WASHINGTON — Senators called out the Navy’s top admiral and Marine Corps commandant Thursday for the bad behavior and inappropriate comments of officers in their command.
The chastised members of the Joint Chiefs of Staff acknowledged mistakes, first reported by USA TODAY, and vowed to improve their service cultures in appearances before the Senate Armed Services Committee.
Sen. Kirsten Gillibrand, D-N.Y., raised the case of “Bad Santa,” the former spokesman for Adm. John Richardson, the chief of Naval operations. Cdr. Chris Servello’s alleged misconduct at boozy Christmas party at the Pentagon while wearing a Santa Claus suit triggered investigations. An investigator reached a preliminary conclusion that he had acted in a predatory way toward young women subordinates. Yet Servello remained on his staff for nine months.
“Do you have a sense of what message members serving under you received from him being allowed to stay in that position, and have you changed your approach because of that incident?” Gillibrand asked Richardson.
Richardson responded that his first priority was to investigate competing claims. But he admitted that resolving the case took too long.
“I have become acutely aware that that may have sent a bad message, particularly to the survivors of the behavior,” Richardson said. “So my radar has been completely re-tuned in terms of sensitivity to that message.
"I hope that we’ve arrived at a good place at the end of this event. It took longer, in hindsight, than it should have. And if I were to do it again, I’d move faster."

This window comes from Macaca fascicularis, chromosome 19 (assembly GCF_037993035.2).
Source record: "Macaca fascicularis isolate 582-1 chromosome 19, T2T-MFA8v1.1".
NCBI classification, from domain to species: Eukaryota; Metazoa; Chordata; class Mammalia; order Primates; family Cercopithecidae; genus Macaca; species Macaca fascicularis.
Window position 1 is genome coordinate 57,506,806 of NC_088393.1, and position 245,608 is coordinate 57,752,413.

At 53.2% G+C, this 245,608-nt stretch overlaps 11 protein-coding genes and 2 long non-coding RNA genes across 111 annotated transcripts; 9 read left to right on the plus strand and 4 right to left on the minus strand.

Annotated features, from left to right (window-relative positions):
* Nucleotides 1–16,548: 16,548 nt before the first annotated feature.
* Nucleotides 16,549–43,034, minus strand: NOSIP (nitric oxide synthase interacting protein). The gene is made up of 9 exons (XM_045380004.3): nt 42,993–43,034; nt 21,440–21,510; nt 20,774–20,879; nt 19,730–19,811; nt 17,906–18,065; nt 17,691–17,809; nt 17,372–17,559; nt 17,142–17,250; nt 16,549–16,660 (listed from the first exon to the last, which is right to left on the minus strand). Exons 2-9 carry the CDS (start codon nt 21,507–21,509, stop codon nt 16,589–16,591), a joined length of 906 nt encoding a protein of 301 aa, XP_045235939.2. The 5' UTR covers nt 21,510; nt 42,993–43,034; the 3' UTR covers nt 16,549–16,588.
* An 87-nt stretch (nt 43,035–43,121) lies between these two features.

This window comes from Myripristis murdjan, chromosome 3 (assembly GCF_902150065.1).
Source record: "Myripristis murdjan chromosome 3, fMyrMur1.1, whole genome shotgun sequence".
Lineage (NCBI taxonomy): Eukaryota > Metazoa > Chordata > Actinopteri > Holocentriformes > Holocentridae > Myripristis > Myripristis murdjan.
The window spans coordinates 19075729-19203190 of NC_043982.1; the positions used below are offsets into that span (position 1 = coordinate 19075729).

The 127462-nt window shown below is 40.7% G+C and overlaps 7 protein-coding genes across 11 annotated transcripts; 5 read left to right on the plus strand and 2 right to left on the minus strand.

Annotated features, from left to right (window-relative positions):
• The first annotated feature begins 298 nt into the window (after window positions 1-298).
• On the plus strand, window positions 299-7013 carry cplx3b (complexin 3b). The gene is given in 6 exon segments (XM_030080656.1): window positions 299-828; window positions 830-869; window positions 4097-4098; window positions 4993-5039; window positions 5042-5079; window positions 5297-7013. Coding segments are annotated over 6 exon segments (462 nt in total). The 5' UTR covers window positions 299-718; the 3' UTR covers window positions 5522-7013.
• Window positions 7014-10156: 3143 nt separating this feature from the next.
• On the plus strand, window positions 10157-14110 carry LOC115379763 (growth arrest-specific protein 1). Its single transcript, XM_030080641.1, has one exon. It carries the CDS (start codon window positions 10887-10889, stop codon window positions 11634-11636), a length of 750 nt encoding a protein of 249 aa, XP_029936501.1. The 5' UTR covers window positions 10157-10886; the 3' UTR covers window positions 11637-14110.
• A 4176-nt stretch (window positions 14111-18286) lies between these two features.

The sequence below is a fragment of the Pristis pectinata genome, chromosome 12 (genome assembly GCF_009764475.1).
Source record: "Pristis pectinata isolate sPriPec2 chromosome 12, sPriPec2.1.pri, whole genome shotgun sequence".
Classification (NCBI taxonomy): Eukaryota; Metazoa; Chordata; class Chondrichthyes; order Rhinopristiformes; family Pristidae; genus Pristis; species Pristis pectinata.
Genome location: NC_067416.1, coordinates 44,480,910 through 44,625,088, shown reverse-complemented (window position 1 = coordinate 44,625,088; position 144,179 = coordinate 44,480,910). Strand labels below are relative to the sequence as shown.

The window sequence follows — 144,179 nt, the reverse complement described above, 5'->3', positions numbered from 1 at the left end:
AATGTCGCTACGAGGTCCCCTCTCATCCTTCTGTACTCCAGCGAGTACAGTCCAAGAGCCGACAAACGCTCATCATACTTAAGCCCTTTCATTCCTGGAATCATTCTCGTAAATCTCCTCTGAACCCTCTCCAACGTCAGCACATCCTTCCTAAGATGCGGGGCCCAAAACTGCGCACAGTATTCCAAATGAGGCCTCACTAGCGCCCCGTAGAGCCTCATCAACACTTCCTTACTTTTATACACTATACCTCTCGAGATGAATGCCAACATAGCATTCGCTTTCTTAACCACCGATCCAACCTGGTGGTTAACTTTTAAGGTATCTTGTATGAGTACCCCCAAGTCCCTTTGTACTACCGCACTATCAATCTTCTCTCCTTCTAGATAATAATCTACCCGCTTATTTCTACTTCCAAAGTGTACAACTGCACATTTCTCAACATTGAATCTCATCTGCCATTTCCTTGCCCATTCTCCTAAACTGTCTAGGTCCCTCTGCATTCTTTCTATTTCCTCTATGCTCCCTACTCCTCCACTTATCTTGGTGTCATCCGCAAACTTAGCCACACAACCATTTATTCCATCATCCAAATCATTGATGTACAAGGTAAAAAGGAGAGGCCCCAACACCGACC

Servello has been re-assigned to another Navy post.
“The statements made about me and the alleged incident of (Dec. 2016) remain incomplete and in some cases just plain wrong," Servello said in a statement. "Strip away the agenda and considering only the facts, this is pretty straightforward. The alleged incident was thoroughly investigated and no charges were ever recommended or filed. To continue to be drug through the mud without the benefit of all the facts being made public seems unproductive and unhelpful to all involved.”
Sen. Jack Reed, the panel's ranking Democrat from Rhode Island, asked Gen. Robert Neller, the Marine Corps commandant, about "fake news" comments from Brig. Gen. Kurt Stein, whom he relieved on Monday for loss of confidence. Stein had overseen Marine and Family Programs, including sexual assault and harassment prevention programs.
On April 6, Stein dismissed claims of sexual harassment by two civilian women in his command as “fake news” at a packed, all-hands meeting of his command. He also joked about living vicariously through a Navy chaplain who had been fired last month after being caught on video having sex outside a bar in New Orleans.
Reed asked Neller how he is “addressing a culture that might be contributing to this?”
Neller sought to assure Reed that officers such as Stein are exceptions but said the Marines need to do better.
“They are not the majority,” Neller said. “They are not even close to the majority. Yes, you should expect more from a senior officer.
"Are we where we want to be? Are we where you want us to be? No. Are we in a better place than we were a year ago? I believe we are. That’s on me.”
The sexual harassment case, which Neller ordered reinvestigated, as well as Stein’s remarks and the chaplain’s case, were first reported by USA TODAY.
Reed asked Neller if his senior officers are getting the message.
“We’re in a tough business,” Neller said. “It’s taken some people some adjustment. Those who can’t adjust are going to have to get on board or get out.”